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Government To Decide Whether HIRA And RERA Can Co-Exist

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Government To Decide Whether HIRA And RERA Can Co-Exist

The matter is between the centrally regulated Real Estate (Regulation & Development) Act, 2016 and the Housing & Industrial Regulation Act, 2017, which was enacted by the West Bengal government

The government is at present deciding whether two separate Acts on the regulation of the real estate sector can co-exist. It is about the Real Estate (Regulation & Development) Act, 2016 (RERA), which is central government legislation, and the Housing & Industrial Regulation Act, 2017 (HIRA), which was enacted by the West Bengal government.

On Thursday the ministry of housing and urban affairs announced that it is examining whether both Acts can co-exist on Twitter.

In 2017, the RERA Act was implemented throughout the country except for J&K. The states were given powers to notify their respective rules and appoint regulatory authorities. However, the West Bengal government is the only one that has come out with its separate legislation called HIRA.

The ministry of housing and urban affairs tweeted, “Having central and state Acts on the same subject is under examination. A sub-committee under these circumstances will serve no purpose. Full compliance of transformational legislation like RERA will bring positive changes in the sector which will be good for all stakeholders.”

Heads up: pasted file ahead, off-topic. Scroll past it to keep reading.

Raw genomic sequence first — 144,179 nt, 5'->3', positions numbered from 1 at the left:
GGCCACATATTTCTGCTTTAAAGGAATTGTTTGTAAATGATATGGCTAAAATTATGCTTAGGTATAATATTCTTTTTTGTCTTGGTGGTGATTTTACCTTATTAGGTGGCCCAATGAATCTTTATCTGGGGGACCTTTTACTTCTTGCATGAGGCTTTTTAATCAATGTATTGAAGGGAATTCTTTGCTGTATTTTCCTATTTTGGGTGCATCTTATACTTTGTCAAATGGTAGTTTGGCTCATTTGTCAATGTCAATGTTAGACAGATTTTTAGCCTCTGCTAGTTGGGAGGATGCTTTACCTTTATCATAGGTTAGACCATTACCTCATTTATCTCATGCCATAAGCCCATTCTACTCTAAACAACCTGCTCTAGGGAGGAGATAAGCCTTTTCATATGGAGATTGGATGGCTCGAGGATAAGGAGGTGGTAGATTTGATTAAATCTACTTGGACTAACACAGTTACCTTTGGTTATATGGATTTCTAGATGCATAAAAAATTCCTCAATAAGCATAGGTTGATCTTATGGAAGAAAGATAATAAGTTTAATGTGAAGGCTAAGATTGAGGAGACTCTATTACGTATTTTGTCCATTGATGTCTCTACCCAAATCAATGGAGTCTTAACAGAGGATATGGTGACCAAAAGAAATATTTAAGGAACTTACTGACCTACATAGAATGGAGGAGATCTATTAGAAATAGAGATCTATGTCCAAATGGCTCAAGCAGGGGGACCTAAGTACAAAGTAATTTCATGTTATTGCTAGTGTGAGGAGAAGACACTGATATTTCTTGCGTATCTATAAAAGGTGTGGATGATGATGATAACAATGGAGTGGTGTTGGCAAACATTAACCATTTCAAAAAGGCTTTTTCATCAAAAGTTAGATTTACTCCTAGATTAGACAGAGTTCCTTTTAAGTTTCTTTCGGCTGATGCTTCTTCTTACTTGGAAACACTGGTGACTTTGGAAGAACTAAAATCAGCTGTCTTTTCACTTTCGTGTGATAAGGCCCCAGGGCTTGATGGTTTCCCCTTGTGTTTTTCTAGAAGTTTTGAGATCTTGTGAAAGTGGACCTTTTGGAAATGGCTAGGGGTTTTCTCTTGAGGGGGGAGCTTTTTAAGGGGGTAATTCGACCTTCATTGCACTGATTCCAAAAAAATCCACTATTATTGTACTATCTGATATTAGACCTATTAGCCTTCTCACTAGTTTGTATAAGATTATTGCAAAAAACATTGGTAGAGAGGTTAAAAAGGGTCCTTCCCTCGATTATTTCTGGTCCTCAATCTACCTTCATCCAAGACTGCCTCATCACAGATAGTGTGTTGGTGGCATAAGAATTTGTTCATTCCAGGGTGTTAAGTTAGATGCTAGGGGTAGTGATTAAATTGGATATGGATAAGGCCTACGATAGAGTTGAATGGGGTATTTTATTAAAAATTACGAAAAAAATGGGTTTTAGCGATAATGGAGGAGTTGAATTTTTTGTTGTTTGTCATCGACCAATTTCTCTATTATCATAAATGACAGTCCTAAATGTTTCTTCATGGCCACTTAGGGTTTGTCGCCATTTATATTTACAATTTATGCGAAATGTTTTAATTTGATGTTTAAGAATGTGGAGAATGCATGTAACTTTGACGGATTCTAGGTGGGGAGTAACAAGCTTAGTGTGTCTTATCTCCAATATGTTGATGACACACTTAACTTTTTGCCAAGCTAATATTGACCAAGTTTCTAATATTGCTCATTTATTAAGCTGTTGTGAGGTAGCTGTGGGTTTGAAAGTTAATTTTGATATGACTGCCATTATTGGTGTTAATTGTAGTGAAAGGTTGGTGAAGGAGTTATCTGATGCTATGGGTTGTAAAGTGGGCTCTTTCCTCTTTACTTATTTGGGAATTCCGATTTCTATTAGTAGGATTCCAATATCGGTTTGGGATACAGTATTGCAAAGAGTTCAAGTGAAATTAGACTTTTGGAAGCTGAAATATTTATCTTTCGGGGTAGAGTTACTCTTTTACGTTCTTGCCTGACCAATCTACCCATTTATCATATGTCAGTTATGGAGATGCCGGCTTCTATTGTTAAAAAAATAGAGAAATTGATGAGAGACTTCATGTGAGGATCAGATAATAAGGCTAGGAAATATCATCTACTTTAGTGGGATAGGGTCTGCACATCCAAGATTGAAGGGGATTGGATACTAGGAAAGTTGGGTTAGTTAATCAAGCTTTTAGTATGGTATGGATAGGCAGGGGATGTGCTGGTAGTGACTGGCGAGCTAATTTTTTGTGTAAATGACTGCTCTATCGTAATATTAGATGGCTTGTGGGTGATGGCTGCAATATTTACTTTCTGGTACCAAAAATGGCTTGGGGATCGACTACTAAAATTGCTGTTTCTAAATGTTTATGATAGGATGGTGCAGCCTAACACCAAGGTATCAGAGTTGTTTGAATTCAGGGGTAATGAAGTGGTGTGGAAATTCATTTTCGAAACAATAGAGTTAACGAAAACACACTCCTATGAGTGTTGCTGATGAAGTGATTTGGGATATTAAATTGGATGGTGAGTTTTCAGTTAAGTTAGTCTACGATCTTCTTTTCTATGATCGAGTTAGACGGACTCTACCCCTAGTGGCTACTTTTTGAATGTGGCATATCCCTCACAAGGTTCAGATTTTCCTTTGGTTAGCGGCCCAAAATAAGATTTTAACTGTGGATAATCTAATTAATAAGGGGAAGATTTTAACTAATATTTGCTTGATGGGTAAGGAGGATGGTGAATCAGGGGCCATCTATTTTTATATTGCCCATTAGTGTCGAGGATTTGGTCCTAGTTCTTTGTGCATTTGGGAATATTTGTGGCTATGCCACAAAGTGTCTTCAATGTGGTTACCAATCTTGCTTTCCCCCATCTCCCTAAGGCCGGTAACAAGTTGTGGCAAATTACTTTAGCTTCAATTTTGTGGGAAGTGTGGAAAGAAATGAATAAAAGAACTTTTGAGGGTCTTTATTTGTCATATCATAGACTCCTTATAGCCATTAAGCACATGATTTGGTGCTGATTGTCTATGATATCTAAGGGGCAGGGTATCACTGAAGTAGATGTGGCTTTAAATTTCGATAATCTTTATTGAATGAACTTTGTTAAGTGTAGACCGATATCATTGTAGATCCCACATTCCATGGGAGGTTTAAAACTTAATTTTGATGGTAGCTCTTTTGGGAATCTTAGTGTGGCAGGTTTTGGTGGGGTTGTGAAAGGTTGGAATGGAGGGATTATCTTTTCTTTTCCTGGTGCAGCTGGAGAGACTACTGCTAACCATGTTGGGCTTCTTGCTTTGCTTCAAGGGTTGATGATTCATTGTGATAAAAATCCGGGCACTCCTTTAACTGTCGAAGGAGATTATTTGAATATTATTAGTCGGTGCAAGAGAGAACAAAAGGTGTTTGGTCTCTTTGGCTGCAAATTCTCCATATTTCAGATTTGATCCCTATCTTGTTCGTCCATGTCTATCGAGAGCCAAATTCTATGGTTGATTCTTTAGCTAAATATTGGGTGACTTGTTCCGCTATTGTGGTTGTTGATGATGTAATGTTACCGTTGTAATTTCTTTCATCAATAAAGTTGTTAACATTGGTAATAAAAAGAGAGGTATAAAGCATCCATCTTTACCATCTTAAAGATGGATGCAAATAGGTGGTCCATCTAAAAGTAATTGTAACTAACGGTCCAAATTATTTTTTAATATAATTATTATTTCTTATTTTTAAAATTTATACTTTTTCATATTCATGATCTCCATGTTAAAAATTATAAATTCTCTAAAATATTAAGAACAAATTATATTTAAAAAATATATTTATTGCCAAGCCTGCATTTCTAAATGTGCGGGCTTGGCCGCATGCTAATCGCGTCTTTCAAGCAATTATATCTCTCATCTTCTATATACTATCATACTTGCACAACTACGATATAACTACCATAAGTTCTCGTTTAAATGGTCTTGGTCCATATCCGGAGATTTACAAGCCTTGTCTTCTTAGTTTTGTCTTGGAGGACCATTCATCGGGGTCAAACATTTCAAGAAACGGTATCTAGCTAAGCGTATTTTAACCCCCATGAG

The definition of force majeure clause and garage both differ in RERA and HIRA. RERA invokes force majeure clause in case of war, drought, floods, earthquake, fire or any other natural calamity affecting the regular development of real estate projects. As per HIRA, however, over and above the conditions listed under RERA, force majeure clause can be declared for any other circumstance prescribed.

HIRA has defined garage as sanctioned by the competent authority and a parking slot means such an area as may be prescribed. On the other hand, RERA defines a garage as a place within a project that has a roof and walls on three sides for parking any vehicle, but it does not include unenclosed or uncovered parking area.

Industry experts opine that states should follow RERA in letter and spirit. They believe states may opt to follow the model adopted by Bengal if it goes through, and as a result, may make RERA disused.

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